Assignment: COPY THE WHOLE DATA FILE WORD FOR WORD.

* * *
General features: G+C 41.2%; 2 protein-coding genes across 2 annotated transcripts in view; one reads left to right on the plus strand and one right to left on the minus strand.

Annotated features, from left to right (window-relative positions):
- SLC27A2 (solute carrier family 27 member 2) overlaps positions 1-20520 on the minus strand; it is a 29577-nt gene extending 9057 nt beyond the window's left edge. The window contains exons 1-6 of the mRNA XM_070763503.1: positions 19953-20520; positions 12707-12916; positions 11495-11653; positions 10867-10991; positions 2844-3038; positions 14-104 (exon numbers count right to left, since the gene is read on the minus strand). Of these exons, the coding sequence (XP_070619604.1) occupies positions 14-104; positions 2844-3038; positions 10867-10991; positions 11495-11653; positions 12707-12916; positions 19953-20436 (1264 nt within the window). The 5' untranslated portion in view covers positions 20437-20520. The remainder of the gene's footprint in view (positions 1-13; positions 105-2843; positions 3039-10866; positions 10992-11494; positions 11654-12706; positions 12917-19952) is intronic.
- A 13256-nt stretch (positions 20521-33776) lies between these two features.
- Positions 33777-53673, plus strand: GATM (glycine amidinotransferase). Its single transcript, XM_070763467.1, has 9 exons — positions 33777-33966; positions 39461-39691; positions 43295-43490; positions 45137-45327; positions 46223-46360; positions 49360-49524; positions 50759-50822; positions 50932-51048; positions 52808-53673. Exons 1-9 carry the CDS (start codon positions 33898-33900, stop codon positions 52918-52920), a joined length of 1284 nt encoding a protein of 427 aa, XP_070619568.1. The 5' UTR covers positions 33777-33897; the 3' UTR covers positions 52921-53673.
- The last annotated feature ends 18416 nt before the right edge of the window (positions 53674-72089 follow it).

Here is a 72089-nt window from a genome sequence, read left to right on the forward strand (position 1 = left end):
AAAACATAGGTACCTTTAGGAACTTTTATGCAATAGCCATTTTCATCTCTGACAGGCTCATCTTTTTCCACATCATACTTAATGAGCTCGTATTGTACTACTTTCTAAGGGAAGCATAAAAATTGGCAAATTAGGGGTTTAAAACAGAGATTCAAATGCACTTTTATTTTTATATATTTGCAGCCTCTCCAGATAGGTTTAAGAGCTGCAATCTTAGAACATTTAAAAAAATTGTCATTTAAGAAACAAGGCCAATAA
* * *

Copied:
General features: G+C 41.2%; 2 protein-coding genes across 2 annotated transcripts in view; one reads left to right on the plus strand and one right to left on the minus strand.

Annotated features, from left to right (window-relative positions):
- SLC27A2 (solute carrier family 27 member 2) overlaps positions 1-20520 on the minus strand; it is a 29577-nt gene extending 9057 nt beyond the window's left edge. The window contains exons 1-6 of the mRNA XM_070763503.1: positions 19953-20520; positions 12707-12916; positions 11495-11653; positions 10867-10991; positions 2844-3038; positions 14-104 (exon numbers count right to left, since the gene is read on the minus strand). Of these exons, the coding sequence (XP_070619604.1) occupies positions 14-104; positions 2844-3038; positions 10867-10991; positions 11495-11653; positions 12707-12916; positions 19953-20436 (1264 nt within the window). The 5' untranslated portion in view covers positions 20437-20520. The remainder of the gene's footprint in view (positions 1-13; positions 105-2843; positions 3039-10866; positions 10992-11494; positions 11654-12706; positions 12917-19952) is intronic.
- A 13256-nt stretch (positions 20521-33776) lies between these two features.
- Positions 33777-53673, plus strand: GATM (glycine amidinotransferase). Its single transcript, XM_070763467.1, has 9 exons — positions 33777-33966; positions 39461-39691; positions 43295-43490; positions 45137-45327; positions 46223-46360; positions 49360-49524; positions 50759-50822; positions 50932-51048; positions 52808-53673. Exons 1-9 carry the CDS (start codon positions 33898-33900, stop codon positions 52918-52920), a joined length of 1284 nt encoding a protein of 427 aa, XP_070619568.1. The 5' UTR covers positions 33777-33897; the 3' UTR covers positions 52921-53673.
- The last annotated feature ends 18416 nt before the right edge of the window (positions 53674-72089 follow it).

Here is a 72089-nt window from a genome sequence, read left to right on the forward strand (position 1 = left end):
AAAACATAGGTACCTTTAGGAACTTTTATGCAATAGCCATTTTCATCTCTGACAGGCTCATCTTTTTCCACATCATACTTAATGAGCTCGTATTGTACTACTTTCTAAGGGAAGCATAAAAATTGGCAAATTAGGGGTTTAAAACAGAGATTCAAATGCACTTTTATTTTTATATATTTGCAGCCTCTCCAGATAGGTTTAAGAGCTGCAATCTTAGAACATTTAAAAAAATTGTCATTTAAGAAACAAGGCCAATAA